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As the 1950s began, Thomas Watson, Sr. , founder of IBM, presided over a company that was a trendsetter and leader in the world of computing, which at that time were largely uncharted waters. This was no coincidence, but rather the culmination of over a decade of hard work, beginning back when Watson, Sr. traveled to upstate New York, the town of Poughkeepsie to be exact, to take a closer look at parcels of land that would eventually become the property of his International Business Machines, or IBM as it is popularly known today to virtually everyone who has ever heard of computers.
Ultimately, the Poughkeepsie plant would become the largest, and main IBM production facility (Ceruzzi). In this paper, the details of how Watson “gave the signal” for Poughkeepsie to commence operations, and the various factors that impacted that decision will be presented in detail in order to better understand this fascinating innovator in the modern world of computing as well as his place in not only the history of information technology, but US history as well.
Watson’s Mindset in Selecting Poughkeepsie One of the essential questions that inevitably comes up when discussing Poughkeepsie as an IBM stronghold, which is exactly why Watson chose that area to locate a facility. Upon further analysis, there are several reasons for this; logistically, the site was reasonably close to the metropolitan areas of New York, which represented a lucrative IBM customer (or potential customer) base, an available workforce, and the like.
However, one of the most important, if not the most important factor that inspired Watson to locate a facility there was the opportunity to quickly grow the company through government contracts, albeit not the contracts that he would ideally like to have had. Cannons Versus Computers? Most likely in anticipation of involvement in World War II, the US government in mid-1941 called upon Watson and his ingenuity to design and manufacture heavy artillery pieces for the military.
While Watson was not particularly fond of this possibility, he was interested in the prospect of realizing the kinds of revenues that he would need to be able to bring his computer production goals to life. With that in mind, IBM eventually designed, produced and delivered these guns, realizing millions of dollars in profits in the process. This cycle would be repeated many times, as IBM found itself involved in the war effort. Once again, however, it appears that this was a means to an end in Watson’s mind.
The direction that Watson had envisioned for IBM was to be able to develop and produce computing products that would benefit the civilian and military markets as well, rather than become more deeply involved in weapons production. This conflict so burdened the mind of Watson that he is said to have suffered a physical breakdown during World War II due to the stretching of his abilities as well as his inner conflict over the direction that IBM was taking as opposed to his vision for it (Ceruzzi). Watson Gives The Signal
Ironically, the war products that Watson found himself torn about producing eventually generated the revenue that IBM needed to be able to continue the research and development of computing products that would benefit not only a nation at war, but the general population as well. To Watson’s delight, and in line with his vision for what Poughkeepsie could become in its best use, IBM was able to successfully develop and produce an early punch card system which would allow for the rapid, and largely accurate, processing of large amounts of data (Grosch).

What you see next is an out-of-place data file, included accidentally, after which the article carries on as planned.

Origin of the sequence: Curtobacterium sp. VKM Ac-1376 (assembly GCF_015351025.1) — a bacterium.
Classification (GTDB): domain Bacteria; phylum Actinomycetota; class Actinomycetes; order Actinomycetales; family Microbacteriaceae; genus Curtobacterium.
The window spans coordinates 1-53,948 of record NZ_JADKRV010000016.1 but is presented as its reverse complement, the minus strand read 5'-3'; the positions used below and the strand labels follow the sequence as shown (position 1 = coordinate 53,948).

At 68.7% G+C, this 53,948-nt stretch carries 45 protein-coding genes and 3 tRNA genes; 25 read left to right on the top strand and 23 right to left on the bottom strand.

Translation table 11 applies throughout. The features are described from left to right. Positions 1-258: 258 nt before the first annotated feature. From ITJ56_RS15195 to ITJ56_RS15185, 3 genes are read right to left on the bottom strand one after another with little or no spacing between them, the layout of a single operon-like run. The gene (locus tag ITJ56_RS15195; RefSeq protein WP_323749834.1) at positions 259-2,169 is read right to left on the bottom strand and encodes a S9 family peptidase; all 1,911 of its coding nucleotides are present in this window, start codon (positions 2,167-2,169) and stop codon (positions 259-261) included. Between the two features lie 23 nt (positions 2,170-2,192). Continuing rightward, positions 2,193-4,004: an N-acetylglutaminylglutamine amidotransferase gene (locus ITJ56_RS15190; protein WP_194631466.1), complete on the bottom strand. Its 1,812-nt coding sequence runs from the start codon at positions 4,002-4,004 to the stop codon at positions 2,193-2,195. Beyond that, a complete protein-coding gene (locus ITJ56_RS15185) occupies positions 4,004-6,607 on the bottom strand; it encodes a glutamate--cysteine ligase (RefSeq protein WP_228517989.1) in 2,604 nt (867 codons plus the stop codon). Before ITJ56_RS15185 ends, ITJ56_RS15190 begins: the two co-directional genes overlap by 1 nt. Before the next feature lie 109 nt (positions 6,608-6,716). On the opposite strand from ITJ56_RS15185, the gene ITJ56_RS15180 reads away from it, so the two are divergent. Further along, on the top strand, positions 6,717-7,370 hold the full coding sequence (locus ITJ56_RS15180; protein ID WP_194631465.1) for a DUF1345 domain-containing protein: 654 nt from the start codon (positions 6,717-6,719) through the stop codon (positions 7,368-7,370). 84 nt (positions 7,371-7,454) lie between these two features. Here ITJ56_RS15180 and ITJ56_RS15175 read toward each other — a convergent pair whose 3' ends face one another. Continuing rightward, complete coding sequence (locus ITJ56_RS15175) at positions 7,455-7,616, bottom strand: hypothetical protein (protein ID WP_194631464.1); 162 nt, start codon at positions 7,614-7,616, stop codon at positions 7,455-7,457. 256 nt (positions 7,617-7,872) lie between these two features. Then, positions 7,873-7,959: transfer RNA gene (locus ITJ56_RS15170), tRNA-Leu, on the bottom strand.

Undoubtedly, this technology was harnessed for classified applications which aided the US military in ways that can only be imagined, but also, this product/application had a more direct human impact as well; for example, punch cards were used to process the records of individual soldiers; therefore, families were able to receive accurate information about the wellbeing of their loved ones fighting overseas, but perhaps more importantly, families very rarely received inaccurate notification of the death of their loved ones, which was an all too common occurrence before Watson and IBM were involved in the process.
Inspired by this success, and the potential it held to greatly improve not only the bottom line of IBM, but also the lives of all Americans, Watson recovered from his physical downfall and “gave the signal” for Poughkeepsie to move forward, full throttle, in research and development, as well as production of computing products. Many of the products developed in Poughkeepsie, as an example, are direct ancestors of the computers used by virtually every modern nation on earth in the present day.
By the 1950s, IBM had grown from a company that had to resort to war profiteering in the past to an international giant in the computer industry, generating huge revenues and setting the stage for the legendary activities that would one day commence in Silicon Valley and make overnight billionaires out of tech savvy entrepreneurs with names like Dell, Gates, and Jobs.
Without risk takers like Thomas Watson, Sr. , the world of computers would likely be a much different place today. Conclusion In retrospect, the decision of Thomas Watson, Sr.to devote full resources to the development of IBM Poughkeepsie can fairly be attributed to the winning of World War II, and improving the lives of literally billions of people. This early success allowed Watson, and IBM, to rule the business world of the 1950s. In closing, perhaps that is Watson’s greatest legacy, and it is likely that he would be pleased with this distinction.
Ceruzzi, P. A History of Modern Computing. 2nd ed. Cambridge: MIT P, 2000. Grosch, H. Computer Bit-Slices from a Life. 31 January 2007 <http://www. columbia. edu/acis/history/computer/html>.